General Sherman, the world’s largest tree (by volume), is facing big trouble as wildfires threaten to edge into the Giant Forest of Sequoia and King's Canyon National Parks (KNP). In a desperate attempt to save this leafy icon, rangers have covered the base of the tree in a heat-proof foil blanket.
The KNP Complex fire has been burning through Sequoia National Park after being ignited by lightning on the night of September 9, according to the National Park Service (NPS). Over the past couple of weeks, it’s grown to encompass a 9,365-acre (3,800 hectares) area at time of reporting and continues to expand at a dizzying rate.
Now, it’s feared the creeping fire could soon reach the Giant Forest, home to General Sherman and many other giant sequoia trees (Sequoiadendron giganteum), also known as giant redwoods or Sierra redwoods.
“Crews are preparing the Giant Forest before the fire reaches that area, by removing fuel and applying structure wrap on some of the iconic monarch sequoias that characterize the most famous area of Sequoia National Park,” NPS said in a Facebook post late on Thursday.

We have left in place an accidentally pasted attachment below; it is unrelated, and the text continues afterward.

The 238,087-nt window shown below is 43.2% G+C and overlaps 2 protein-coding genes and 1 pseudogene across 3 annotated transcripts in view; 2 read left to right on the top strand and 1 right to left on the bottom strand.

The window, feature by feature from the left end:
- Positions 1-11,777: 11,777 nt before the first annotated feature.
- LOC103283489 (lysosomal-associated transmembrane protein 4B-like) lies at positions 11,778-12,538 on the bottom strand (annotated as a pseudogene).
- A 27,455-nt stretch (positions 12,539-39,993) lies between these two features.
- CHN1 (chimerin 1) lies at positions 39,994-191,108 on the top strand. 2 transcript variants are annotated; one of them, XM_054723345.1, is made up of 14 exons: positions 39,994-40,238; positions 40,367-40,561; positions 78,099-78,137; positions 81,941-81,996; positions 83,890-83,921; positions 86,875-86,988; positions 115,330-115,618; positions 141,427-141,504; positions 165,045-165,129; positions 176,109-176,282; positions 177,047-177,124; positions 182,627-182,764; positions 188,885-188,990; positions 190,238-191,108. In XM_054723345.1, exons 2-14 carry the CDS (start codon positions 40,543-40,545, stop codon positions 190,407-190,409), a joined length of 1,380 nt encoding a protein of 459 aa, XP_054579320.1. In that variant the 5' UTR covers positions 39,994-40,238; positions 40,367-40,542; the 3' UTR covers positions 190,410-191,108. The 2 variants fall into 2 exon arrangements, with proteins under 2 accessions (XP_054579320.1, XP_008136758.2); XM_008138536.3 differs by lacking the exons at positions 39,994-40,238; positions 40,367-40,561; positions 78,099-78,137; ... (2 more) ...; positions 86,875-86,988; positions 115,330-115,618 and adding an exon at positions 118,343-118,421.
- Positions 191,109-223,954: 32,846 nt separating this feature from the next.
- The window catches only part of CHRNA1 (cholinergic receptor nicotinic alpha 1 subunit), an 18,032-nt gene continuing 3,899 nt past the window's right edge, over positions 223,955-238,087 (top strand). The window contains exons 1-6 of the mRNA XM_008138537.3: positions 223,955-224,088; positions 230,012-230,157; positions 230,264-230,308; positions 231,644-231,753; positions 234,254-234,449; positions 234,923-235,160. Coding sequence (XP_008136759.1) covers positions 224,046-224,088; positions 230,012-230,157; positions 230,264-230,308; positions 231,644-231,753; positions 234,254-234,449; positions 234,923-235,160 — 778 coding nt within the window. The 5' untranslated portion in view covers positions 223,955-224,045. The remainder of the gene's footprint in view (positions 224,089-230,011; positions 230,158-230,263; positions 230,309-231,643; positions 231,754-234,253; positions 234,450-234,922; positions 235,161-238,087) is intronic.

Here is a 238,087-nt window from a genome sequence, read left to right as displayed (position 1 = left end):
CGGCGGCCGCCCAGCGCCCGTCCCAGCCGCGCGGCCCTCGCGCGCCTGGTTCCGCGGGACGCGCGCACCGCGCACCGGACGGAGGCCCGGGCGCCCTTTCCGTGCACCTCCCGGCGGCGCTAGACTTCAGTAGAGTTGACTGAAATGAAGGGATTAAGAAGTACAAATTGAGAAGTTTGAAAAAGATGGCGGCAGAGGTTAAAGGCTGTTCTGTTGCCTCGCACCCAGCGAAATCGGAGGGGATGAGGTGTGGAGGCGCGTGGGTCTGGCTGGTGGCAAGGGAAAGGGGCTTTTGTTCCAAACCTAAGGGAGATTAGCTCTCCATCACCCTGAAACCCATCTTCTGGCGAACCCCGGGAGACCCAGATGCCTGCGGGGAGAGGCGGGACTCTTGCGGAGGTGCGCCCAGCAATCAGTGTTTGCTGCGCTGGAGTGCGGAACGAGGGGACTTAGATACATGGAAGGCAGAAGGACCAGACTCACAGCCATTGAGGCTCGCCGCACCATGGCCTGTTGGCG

“The fire continues to grow in all directions.”
Mark Garrett, a spokesperson for the KNP Complex fire, told the LA Times that the trees are being wrapped in specialized aluminum material, “like tinfoil basically,” that is used by firefighters to protect fire-threatened structures.
General Sherman stands at 83.8 meters (275 feet) tall with a chunky diameter of 11 meters (36 feet) at its base. With a mind-blowing volume of 1,487 cubic meters (52,500 cubic feet), it holds the record for the world’s largest single-stem tree by volume. No one is quite certain of its age, but most estimates put it at well over 2,000 years old. General Sherman is not the area’s only famous resident, however. In total, the Giant Forest contains five of the top 10 largest trees on Earth and around 2,000 sequoias.
The Lindsey Creek tree, a coast redwood in California's Lindsey Creek, was the former world record holder, reportedly standing proud at 118.87 meters (390 feet). However, the giant fell during a storm in 1905.